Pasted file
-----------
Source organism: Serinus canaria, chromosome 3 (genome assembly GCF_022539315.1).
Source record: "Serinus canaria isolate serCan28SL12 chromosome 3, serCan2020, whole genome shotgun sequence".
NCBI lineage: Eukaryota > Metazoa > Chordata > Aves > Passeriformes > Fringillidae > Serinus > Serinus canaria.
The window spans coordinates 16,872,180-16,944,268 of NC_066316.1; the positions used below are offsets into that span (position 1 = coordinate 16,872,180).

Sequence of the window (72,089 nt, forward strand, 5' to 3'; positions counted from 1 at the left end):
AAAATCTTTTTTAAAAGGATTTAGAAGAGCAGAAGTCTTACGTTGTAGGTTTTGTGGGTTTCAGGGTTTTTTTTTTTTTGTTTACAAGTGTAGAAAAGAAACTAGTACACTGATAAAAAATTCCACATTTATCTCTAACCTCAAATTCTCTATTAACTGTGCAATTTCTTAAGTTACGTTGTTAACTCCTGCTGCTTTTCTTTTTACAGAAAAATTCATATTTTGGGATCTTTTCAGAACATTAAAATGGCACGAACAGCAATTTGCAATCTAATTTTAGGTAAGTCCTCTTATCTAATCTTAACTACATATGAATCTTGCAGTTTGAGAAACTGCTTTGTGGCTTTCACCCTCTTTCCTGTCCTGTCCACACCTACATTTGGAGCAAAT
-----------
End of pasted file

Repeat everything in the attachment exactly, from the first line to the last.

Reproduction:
Source organism: Serinus canaria, chromosome 3 (genome assembly GCF_022539315.1).
Source record: "Serinus canaria isolate serCan28SL12 chromosome 3, serCan2020, whole genome shotgun sequence".
NCBI lineage: Eukaryota > Metazoa > Chordata > Aves > Passeriformes > Fringillidae > Serinus > Serinus canaria.
The window spans coordinates 16,872,180-16,944,268 of NC_066316.1; the positions used below are offsets into that span (position 1 = coordinate 16,872,180).

Sequence of the window (72,089 nt, forward strand, 5' to 3'; positions counted from 1 at the left end):
AAAATCTTTTTTAAAAGGATTTAGAAGAGCAGAAGTCTTACGTTGTAGGTTTTGTGGGTTTCAGGGTTTTTTTTTTTTTGTTTACAAGTGTAGAAAAGAAACTAGTACACTGATAAAAAATTCCACATTTATCTCTAACCTCAAATTCTCTATTAACTGTGCAATTTCTTAAGTTACGTTGTTAACTCCTGCTGCTTTTCTTTTTACAGAAAAATTCATATTTTGGGATCTTTTCAGAACATTAAAATGGCACGAACAGCAATTTGCAATCTAATTTTAGGTAAGTCCTCTTATCTAATCTTAACTACATATGAATCTTGCAGTTTGAGAAACTGCTTTGTGGCTTTCACCCTCTTTCCTGTCCTGTCCACACCTACATTTGGAGCAAAT